Next time out, you might consider purchasing a package or two of marabou, say in olive and black. When combined with leftover materials from your first purchase, this would enable you to tie woolly buggers too. Buy some brass beads and you now have all the ingredients for beadhead wooly worms and woolly buggers -- two incredibly effective patterns. And, again, you've expanded on your inventory of useful material.
The idea is simple; with each new fly that you learn to tie, your stockpile of tying material grows. This is easy on the wallet and a good way to learn.
Start your dubbing collection with a variety of natural colors.
Collect some yourself
Buying materials is convenient, and, often, it's the best way to go. But, if you hunt or know someone who does, there is also the option of collecting your own. Most hunters have access to bucktails, deer, bear, moose, squirrel or elk hair and various feathers from ducks, quail, pheasant, turkeys and grouse.
Road kills are another valid source of fly tying material, if you don't mind the collecting process. Needless to say, only stop when it is safe to do so.
You should also be on the lookout for synthetic materials. Old motor windings, for instance, will keep you in copper wire, forever. Tinsel from Christmas trees is also useful, as is scrap yarn from any knitter you know. Once, I was given a patch from an old mink coat that was going to waste. I'm still making good use of it.
If you are lucky enough to know a taxidermist, hint that you might want a few scraps of feathers or fur. You can acquire some interesting material that way.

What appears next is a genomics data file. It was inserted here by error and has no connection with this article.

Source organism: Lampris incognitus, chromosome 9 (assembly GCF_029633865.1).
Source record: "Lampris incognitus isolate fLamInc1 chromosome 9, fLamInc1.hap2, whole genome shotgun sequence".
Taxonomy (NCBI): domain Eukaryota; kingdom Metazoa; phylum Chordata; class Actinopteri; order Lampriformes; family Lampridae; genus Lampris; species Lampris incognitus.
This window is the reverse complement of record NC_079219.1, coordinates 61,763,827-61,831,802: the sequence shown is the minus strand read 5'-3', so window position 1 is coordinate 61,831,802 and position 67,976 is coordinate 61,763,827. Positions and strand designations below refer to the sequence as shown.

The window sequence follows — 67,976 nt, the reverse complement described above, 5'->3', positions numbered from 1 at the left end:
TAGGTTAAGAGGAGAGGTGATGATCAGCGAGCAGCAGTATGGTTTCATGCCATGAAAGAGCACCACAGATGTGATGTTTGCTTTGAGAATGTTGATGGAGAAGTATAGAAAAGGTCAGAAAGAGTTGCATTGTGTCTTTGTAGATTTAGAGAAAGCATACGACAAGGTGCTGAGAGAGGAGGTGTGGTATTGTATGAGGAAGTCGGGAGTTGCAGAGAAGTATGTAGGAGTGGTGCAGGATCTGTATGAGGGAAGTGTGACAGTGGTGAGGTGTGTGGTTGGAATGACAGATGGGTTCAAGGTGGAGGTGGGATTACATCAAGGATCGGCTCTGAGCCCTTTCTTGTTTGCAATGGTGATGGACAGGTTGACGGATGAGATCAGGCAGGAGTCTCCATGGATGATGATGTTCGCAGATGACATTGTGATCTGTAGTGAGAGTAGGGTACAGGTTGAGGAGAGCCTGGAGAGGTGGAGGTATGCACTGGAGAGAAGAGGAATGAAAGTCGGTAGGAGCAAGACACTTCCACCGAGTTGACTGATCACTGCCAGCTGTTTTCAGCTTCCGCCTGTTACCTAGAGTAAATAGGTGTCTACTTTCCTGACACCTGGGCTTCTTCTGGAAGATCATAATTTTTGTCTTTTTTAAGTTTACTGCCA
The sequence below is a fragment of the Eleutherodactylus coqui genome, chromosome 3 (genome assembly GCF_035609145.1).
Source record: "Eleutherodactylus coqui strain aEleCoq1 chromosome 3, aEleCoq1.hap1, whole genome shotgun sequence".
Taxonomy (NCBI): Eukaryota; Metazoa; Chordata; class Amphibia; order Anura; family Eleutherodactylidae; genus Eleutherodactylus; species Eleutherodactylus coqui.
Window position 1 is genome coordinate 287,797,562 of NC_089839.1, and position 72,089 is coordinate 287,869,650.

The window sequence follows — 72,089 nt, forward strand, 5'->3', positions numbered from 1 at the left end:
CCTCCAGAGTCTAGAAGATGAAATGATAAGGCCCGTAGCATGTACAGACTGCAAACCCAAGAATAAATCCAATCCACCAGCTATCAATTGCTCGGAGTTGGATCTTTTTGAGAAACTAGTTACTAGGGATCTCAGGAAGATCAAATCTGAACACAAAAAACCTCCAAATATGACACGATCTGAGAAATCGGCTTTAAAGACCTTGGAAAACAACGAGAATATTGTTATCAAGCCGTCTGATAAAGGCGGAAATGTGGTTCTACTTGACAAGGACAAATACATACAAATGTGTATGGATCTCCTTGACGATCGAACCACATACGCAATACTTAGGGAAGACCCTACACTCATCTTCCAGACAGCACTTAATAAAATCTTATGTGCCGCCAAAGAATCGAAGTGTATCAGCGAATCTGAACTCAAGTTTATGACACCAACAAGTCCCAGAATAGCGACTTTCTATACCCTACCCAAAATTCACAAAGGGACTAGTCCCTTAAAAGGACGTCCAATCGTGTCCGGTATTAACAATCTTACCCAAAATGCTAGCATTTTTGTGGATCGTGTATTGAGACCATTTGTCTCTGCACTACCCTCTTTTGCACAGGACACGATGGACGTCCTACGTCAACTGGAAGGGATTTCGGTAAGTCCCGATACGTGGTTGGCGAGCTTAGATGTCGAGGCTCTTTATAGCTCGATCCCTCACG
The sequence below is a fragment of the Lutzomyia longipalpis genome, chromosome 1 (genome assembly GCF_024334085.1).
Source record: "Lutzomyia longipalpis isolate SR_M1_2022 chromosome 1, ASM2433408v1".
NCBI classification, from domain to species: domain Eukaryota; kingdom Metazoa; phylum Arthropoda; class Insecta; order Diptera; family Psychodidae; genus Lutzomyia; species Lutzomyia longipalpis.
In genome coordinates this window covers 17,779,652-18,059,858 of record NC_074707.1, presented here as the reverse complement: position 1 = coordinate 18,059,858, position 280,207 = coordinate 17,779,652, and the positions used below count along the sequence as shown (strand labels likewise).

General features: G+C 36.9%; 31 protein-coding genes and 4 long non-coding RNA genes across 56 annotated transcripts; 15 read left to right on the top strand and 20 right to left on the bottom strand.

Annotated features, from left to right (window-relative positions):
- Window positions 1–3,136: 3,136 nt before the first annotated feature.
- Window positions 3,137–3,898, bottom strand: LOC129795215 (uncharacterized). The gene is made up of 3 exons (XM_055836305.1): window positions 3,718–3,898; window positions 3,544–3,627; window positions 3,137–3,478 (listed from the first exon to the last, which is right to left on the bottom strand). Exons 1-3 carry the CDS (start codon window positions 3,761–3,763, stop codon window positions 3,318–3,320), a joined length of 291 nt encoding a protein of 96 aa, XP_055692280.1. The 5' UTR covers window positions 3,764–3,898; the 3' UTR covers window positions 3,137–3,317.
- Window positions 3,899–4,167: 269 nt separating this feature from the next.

Lastly, consider trading materials with other tyers. Most are willing to do so and some actually enjoy the process. The point is if you make your intentions known, people are often helpful.
Add a bit of Head Cement to the head of your fly to prevent knots from unraveling.
Here's an important bit of advice that's rarely repeated: purchase quality materials.
First, your flies will look better. I'm not suggesting that an expensive neck hackle cape will make up for poor tying skills, because it won't. It will, however, add to the quality and effectiveness of any fly you tie with it.
Good materials tend to be more durable, hold their color better and act the way the pattern originator intended. Each of these is reason enough to consider spending just a bit more.
Having gone to all this effort, it's important that you store tying material properly. This means placing natural materials in bug proof containers such as those made by Tupperware. Zip-Loc bags are also good for this purpose.
It took me a while to learn, but now, when it comes to materials, I also make an effort to keep them organized. This is essential to fly tying efficiency and it also helps you keep track of your inventory.
These days, I have a nice, antique fly tying cabinet with plenty of drawers. Before that, I kept all my materials organized in a cardboard box and pulled it out whenever the urge to tie struck me. There are a ton of great storage options these days. So there's simply no excuse for not being organized.
As was noted earlier, the purchase of fly tying material is a highly personal thing based on your target species, your style of fishing, level of skill and aesthetics. Follow these simple tips, however, and you'll discover that the materials you buy won't be wasted. Instead, they'll fill fly boxes and eventually hook fish. And that's a very good start for any fly tyer.
Shop Fly Tying Materials